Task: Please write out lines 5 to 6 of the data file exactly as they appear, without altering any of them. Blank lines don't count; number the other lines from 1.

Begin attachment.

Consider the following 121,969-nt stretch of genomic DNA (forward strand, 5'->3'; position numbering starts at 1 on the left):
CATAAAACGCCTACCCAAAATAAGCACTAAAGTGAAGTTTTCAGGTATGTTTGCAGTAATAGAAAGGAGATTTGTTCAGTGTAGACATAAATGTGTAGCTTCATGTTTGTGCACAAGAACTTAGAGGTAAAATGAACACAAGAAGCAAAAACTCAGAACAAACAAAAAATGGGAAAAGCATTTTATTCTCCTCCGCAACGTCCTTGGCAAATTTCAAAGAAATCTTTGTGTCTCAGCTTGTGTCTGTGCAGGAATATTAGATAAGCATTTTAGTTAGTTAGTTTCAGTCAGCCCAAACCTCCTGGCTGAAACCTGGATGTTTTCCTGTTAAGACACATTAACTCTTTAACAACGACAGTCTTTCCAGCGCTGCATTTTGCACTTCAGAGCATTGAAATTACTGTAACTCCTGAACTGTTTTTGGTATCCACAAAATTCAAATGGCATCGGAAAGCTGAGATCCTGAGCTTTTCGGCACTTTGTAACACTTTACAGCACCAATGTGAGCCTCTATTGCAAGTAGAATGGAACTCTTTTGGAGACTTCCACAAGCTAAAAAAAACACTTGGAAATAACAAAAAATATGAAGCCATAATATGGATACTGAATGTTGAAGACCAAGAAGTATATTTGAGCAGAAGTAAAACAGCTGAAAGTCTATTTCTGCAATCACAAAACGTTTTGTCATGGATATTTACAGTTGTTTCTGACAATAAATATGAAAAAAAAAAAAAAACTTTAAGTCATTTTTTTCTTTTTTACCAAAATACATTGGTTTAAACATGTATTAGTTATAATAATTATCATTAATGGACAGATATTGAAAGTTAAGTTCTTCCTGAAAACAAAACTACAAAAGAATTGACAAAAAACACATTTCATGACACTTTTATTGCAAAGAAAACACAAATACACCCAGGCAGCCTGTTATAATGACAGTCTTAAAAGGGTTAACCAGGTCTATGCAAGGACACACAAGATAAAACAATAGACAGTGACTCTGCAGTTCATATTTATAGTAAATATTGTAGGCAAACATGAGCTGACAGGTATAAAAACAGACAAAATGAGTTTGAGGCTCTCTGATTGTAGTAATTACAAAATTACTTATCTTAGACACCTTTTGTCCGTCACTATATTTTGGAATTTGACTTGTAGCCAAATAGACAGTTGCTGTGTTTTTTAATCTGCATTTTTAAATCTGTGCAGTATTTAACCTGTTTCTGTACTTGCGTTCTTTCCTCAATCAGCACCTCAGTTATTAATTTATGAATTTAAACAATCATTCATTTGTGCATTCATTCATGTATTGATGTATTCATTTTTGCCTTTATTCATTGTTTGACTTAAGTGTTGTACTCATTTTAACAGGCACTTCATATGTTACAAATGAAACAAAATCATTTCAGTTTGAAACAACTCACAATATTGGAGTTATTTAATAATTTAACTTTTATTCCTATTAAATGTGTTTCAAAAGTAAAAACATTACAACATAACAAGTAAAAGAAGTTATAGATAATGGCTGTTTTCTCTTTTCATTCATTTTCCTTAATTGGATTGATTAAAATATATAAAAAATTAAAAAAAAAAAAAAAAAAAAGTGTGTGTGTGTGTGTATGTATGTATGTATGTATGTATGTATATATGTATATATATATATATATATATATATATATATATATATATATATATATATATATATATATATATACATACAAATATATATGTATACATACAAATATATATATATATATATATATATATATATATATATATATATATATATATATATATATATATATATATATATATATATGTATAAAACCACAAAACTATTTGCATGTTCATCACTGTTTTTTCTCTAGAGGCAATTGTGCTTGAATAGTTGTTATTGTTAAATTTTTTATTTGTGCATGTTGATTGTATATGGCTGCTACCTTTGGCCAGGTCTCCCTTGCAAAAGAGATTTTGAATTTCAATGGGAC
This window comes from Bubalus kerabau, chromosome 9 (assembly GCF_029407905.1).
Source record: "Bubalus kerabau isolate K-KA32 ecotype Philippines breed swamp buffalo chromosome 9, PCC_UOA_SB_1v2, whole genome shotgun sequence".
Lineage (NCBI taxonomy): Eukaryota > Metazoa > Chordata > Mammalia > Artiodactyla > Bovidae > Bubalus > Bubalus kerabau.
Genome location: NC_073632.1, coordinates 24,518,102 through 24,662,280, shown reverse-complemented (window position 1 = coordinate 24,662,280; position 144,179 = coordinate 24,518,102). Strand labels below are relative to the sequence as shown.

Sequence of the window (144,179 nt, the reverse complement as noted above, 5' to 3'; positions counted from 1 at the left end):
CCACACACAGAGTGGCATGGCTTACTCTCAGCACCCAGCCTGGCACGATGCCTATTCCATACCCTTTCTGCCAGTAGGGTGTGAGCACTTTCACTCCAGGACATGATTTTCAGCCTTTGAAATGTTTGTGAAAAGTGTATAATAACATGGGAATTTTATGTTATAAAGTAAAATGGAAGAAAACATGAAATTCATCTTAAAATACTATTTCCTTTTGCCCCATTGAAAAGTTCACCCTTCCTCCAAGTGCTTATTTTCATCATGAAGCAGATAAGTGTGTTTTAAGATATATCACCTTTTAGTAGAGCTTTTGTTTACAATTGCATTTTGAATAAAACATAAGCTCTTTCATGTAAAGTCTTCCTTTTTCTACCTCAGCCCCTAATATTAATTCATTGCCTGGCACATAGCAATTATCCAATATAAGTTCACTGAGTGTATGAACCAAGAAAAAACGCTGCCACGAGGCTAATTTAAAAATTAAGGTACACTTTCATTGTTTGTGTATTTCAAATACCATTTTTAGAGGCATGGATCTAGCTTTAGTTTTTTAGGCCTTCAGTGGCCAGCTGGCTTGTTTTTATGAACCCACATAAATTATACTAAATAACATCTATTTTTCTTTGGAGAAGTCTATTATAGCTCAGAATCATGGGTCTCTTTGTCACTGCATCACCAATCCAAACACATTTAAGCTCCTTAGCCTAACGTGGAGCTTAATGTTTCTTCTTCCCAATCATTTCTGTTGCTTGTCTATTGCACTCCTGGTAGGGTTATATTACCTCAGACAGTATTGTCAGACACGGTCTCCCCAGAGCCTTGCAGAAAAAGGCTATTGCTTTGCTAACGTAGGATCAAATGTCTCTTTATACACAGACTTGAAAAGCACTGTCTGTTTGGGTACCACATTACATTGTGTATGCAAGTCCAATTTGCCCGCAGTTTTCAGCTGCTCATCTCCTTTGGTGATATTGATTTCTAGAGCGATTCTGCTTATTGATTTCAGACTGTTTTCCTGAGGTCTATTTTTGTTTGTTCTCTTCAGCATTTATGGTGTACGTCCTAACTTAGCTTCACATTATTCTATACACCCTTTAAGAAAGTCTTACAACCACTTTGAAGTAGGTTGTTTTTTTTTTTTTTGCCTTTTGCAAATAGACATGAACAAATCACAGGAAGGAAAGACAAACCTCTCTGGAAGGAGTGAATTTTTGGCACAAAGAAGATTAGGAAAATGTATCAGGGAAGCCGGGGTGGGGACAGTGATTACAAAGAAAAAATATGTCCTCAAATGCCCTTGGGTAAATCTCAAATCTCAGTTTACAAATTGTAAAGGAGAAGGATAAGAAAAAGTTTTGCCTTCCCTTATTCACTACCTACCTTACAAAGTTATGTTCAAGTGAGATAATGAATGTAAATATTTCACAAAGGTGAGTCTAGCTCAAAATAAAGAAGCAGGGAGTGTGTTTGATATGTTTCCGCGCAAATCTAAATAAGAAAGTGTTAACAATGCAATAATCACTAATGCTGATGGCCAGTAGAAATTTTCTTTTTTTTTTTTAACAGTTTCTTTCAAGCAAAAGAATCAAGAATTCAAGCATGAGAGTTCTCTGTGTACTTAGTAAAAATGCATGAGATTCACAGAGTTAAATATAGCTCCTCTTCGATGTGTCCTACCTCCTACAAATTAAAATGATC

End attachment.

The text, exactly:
Lineage (NCBI taxonomy): Eukaryota > Metazoa > Chordata > Mammalia > Artiodactyla > Bovidae > Bubalus > Bubalus kerabau.
Genome location: NC_073632.1, coordinates 24,518,102 through 24,662,280, shown reverse-complemented (window position 1 = coordinate 24,662,280; position 144,179 = coordinate 24,518,102). Strand labels below are relative to the sequence as shown.